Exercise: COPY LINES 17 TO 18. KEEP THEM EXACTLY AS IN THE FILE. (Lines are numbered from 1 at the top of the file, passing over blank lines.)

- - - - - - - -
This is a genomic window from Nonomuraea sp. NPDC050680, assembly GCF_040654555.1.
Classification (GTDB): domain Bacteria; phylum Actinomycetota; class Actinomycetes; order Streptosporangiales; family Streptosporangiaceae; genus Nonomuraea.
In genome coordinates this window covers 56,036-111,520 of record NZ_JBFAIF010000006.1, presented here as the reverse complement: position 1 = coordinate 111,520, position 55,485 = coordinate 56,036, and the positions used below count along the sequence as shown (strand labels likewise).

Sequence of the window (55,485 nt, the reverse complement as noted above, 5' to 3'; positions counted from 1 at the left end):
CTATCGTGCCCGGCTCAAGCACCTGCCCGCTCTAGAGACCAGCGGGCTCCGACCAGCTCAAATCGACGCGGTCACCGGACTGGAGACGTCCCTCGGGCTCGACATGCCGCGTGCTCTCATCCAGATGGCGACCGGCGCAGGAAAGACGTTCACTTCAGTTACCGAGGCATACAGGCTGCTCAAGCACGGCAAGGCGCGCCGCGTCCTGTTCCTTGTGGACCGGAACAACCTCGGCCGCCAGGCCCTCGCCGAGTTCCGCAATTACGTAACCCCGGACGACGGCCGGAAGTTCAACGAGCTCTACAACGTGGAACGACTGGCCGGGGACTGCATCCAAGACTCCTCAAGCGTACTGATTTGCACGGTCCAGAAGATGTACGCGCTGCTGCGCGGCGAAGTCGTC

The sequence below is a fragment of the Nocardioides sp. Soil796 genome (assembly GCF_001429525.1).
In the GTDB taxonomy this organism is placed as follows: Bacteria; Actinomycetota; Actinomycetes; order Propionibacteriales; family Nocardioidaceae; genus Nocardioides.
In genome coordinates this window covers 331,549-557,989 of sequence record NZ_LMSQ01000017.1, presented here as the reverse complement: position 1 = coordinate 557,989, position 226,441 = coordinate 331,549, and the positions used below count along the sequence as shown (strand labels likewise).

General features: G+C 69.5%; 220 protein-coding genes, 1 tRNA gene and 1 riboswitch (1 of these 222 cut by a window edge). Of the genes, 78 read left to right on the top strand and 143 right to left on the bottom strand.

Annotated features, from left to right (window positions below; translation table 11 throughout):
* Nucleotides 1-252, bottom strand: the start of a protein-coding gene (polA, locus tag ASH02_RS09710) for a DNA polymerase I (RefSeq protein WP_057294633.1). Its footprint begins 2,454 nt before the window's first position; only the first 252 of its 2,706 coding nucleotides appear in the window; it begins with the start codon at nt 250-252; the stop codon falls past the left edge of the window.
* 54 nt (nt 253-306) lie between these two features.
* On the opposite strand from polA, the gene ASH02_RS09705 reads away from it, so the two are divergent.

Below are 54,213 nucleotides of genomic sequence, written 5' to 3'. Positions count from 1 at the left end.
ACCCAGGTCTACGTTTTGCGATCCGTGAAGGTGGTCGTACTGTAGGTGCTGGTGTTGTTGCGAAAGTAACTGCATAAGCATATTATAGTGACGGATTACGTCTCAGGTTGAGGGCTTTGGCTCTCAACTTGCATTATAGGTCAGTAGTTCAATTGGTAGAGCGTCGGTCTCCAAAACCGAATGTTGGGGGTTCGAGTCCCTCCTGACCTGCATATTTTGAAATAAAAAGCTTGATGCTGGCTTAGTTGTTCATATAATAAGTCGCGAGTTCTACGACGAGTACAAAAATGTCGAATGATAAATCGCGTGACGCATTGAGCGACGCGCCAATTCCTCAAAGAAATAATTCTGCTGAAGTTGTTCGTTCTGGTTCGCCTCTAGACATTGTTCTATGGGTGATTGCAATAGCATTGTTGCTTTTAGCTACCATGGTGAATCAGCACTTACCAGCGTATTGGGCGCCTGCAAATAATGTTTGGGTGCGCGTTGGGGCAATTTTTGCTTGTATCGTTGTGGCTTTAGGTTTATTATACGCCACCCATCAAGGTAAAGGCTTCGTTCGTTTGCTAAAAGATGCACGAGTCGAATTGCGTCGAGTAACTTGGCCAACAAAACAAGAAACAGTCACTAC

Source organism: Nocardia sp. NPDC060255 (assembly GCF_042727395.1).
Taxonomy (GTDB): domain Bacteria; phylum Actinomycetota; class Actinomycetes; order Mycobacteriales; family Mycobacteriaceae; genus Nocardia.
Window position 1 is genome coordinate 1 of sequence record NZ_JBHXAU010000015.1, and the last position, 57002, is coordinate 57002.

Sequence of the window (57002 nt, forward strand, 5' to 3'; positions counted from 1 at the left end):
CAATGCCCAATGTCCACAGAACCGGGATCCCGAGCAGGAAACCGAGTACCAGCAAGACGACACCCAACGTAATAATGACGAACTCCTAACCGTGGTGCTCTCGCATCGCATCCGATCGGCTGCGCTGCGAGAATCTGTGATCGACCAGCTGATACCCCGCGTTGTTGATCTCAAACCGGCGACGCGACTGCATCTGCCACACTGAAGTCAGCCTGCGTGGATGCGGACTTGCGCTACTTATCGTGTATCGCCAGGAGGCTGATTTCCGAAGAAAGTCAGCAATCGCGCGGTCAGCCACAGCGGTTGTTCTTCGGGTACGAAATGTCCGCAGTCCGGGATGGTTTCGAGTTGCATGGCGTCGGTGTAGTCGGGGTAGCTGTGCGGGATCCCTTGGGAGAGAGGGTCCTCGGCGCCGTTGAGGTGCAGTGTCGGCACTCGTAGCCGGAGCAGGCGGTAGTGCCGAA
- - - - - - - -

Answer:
Taxonomy (GTDB): domain Bacteria; phylum Actinomycetota; class Actinomycetes; order Mycobacteriales; family Mycobacteriaceae; genus Nocardia.
Window position 1 is genome coordinate 1 of sequence record NZ_JBHXAU010000015.1, and the last position, 57002, is coordinate 57002.